The potential absence of fans in stadia for at least part the 2020/21 football season and the associated loss of matchday revenue means that clubs may be spurred to accelerate the exploration of alternative revenue streams. As outlined in our Football Money League report, clubs’ ability to boost revenue streams that they control directly will have a significant impact on their financial prosperity. The impact of COVID-19 provides a catalyst for fresh ideas and innovation.

In accordance with the Deloitte Digital media trends survey, prior to COVID-19, around 25% of consumers watched livestreamed and recorded video of others playing video games each week. For Millennials and Gen Z, it was around 50%. Since the COVID-19 pandemic began, these numbers have held strong, with audiences predominantly watching how-to-videos, game walk-throughs, professional gamers, athletes livestreaming their play, and eSports competition. With the cancellation of live sports, many professional athletes have stayed connected with their fans by streaming and commenting on their own video gameplay. Moreover, the Premier League launched the inaugural ePremier League Invitational competition during lockdown. According to Nielsen Sports, the final between Trent Alexander-Arnold (Liverpool) and Diogo Jota (Wolves) attracted three million viewers on Facebook and 394,000 viewers on YouTube, demonstrating a 275% rise in viewership from the opening round to the final. It is likely that this phenomenon of playing, streaming, watching, and socialising within video games will continue to grow and expand when lockdowns and restrictions are eased.

During lockdown, football clubs used their brand to help their fanbase and the wider community adjust to the ‘new normal’. This is evidenced by the Premier League’s Primary Stars and Spurs’ home-schooling initiatives. Clubs also began to use their fitness and exercise credentials to produce video content via digital channels. For example, Liverpool’s ‘LFC Home Workouts’ series with Andreas Kornmayer (Head of Fitness and Conditioning) and Chelsea’s 20 minute videos, which featured players training with shirt sponsor, Nike. Joe Wicks’ high intensity interval training routines, aimed at all ages and fitness-levels, have formed a central component of people’s lives during lockdown, with his online videos being viewed by up to 950,000 people at a time. Online workout platforms, such as Les Mills On Demand (900% increase in use since January 2020) and Peloton (where 23,000 people participated in a single class), have also seen a massive surge in demand.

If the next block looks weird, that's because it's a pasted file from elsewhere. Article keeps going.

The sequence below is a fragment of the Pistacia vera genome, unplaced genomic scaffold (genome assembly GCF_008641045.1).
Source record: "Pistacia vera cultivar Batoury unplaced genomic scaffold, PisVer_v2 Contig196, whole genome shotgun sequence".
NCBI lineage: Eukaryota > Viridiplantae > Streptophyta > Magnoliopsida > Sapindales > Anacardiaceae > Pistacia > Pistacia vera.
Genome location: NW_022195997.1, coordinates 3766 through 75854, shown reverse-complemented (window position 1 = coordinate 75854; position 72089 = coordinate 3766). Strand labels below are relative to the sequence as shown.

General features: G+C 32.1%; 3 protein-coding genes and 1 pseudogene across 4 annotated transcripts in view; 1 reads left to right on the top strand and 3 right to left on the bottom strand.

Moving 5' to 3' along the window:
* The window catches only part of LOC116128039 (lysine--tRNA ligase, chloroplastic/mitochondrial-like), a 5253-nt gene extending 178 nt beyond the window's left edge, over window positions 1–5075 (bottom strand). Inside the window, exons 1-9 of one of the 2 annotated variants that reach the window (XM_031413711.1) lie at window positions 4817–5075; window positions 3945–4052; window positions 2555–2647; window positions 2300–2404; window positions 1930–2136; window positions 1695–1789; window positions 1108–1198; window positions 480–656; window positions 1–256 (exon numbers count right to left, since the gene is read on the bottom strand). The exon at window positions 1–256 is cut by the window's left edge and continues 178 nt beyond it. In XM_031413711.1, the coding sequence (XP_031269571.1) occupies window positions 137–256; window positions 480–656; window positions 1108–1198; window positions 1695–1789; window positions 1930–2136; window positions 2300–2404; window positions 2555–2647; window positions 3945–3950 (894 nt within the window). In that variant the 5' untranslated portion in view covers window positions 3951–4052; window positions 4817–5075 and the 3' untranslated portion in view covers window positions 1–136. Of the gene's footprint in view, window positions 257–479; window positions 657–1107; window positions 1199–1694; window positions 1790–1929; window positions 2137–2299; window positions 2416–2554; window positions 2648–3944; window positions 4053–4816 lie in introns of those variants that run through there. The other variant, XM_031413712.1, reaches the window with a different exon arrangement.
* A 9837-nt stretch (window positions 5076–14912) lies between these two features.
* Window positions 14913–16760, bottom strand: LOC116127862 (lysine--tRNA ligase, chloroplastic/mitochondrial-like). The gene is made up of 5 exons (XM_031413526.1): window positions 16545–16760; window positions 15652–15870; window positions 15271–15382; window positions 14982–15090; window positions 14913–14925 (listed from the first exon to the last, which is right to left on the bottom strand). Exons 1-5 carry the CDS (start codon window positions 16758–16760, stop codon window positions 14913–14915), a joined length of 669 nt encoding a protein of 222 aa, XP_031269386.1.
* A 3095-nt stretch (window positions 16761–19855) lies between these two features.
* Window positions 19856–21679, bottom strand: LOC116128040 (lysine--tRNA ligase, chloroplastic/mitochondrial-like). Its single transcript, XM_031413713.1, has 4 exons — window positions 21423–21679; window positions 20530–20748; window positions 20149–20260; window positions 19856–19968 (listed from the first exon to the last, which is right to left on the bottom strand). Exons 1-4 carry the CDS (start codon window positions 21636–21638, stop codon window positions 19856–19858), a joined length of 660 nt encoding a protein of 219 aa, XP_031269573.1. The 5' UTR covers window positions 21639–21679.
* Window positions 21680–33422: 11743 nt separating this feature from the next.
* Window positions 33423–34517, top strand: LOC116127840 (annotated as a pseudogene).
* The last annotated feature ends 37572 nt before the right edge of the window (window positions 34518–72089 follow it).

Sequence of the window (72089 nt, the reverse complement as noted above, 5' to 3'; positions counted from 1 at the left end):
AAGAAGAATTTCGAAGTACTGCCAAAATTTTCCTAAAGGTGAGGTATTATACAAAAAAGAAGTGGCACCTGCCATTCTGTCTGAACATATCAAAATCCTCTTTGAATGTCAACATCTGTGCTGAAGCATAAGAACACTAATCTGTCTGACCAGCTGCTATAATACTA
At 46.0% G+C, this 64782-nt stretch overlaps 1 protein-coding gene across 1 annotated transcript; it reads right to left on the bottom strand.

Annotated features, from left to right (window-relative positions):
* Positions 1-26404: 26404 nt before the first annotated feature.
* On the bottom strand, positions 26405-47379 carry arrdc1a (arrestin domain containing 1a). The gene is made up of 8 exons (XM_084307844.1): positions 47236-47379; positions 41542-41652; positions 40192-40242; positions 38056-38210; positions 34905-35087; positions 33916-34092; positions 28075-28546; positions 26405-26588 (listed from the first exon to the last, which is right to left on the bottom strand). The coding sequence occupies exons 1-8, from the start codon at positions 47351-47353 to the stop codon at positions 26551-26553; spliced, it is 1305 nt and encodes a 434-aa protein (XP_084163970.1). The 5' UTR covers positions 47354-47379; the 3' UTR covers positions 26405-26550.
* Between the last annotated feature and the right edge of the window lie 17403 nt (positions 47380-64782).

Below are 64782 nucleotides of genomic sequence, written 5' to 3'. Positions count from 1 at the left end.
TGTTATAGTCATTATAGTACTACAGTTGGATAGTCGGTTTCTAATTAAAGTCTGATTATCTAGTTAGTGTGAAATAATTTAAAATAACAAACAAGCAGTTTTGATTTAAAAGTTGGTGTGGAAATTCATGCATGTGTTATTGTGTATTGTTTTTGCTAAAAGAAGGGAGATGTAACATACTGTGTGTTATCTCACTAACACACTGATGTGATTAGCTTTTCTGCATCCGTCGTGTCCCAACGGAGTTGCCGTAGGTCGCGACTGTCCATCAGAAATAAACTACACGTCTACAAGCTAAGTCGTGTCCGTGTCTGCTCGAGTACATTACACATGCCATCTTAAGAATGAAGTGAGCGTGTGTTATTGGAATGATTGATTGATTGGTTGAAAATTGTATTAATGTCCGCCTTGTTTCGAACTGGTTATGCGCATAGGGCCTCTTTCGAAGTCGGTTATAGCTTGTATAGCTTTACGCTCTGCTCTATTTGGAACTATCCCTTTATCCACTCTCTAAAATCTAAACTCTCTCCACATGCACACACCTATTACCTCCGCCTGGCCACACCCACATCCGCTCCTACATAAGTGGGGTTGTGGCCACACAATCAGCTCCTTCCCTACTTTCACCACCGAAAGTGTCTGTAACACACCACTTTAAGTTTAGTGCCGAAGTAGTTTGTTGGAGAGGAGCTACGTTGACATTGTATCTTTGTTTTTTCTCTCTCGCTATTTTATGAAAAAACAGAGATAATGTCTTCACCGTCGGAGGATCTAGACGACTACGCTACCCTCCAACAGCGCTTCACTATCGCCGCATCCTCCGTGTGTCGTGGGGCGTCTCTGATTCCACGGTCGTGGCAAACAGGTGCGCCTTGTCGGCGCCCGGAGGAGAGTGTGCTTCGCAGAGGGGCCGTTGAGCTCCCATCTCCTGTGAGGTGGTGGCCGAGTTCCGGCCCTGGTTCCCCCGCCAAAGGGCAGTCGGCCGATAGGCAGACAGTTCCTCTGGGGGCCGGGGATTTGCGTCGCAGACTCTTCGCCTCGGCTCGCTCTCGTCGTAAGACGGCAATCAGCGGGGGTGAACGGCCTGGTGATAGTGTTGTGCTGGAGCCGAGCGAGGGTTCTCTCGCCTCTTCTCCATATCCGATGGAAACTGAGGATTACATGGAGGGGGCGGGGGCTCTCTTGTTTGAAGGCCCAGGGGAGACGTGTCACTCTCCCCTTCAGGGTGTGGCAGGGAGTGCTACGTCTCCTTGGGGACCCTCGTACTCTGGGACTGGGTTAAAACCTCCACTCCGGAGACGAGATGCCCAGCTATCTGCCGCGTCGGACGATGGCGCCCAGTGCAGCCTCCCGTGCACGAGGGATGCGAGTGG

How people fuel this proliferation of exercise has also changed. Deloitte’s retail and consumer product trends report found that COVID-19 has accelerated the adoption of non-traditional models in “essential” categories such as food, grocery and pharmacy. For example, in April, consumer spend on meal kits, online grocers, and prepared food delivery services increased by 40%. In particular, the rise in relevance and revenue of meal kit providers, such as HelloFresh and Gousto, may prove an appetising partner for many football clubs and players alike.

What now?

The destructive impact of COVID-19-has made football clubs re-evaluate their business models and realise the need to accelerate their digital transformations.

Lessons can be learned from the corporate world. In many of the success stories during lockdown (e.g. Amazon and Netflix) digital technology, data, knowing your customers and how to target them has been at the core of each story. Football clubs could apply suitable elements of this strategy to their future approach. As highlighted in this report, understanding your fanbase and their different personas will enable clubs to understand how best to evolve both in-stadium and at-home experiences. furtheremore, knowing your fan-base will continue to drive commercial revenue from sponsorships and partnerships, whilst potentially enabling the exploration of alternative business models and revenue streams.

The Deloitte Football Money League report highlighted that clubs ‘now more than ever, must keep their eye on the ball’ to pursue further growth. COVID-19 has emphasised that the clubs who can remain agile, transform and innovate have a unique opportunity to stabilise and grow, whilst those that accept the status quo risk standing still, or even falling behind the pack in these uncertain times.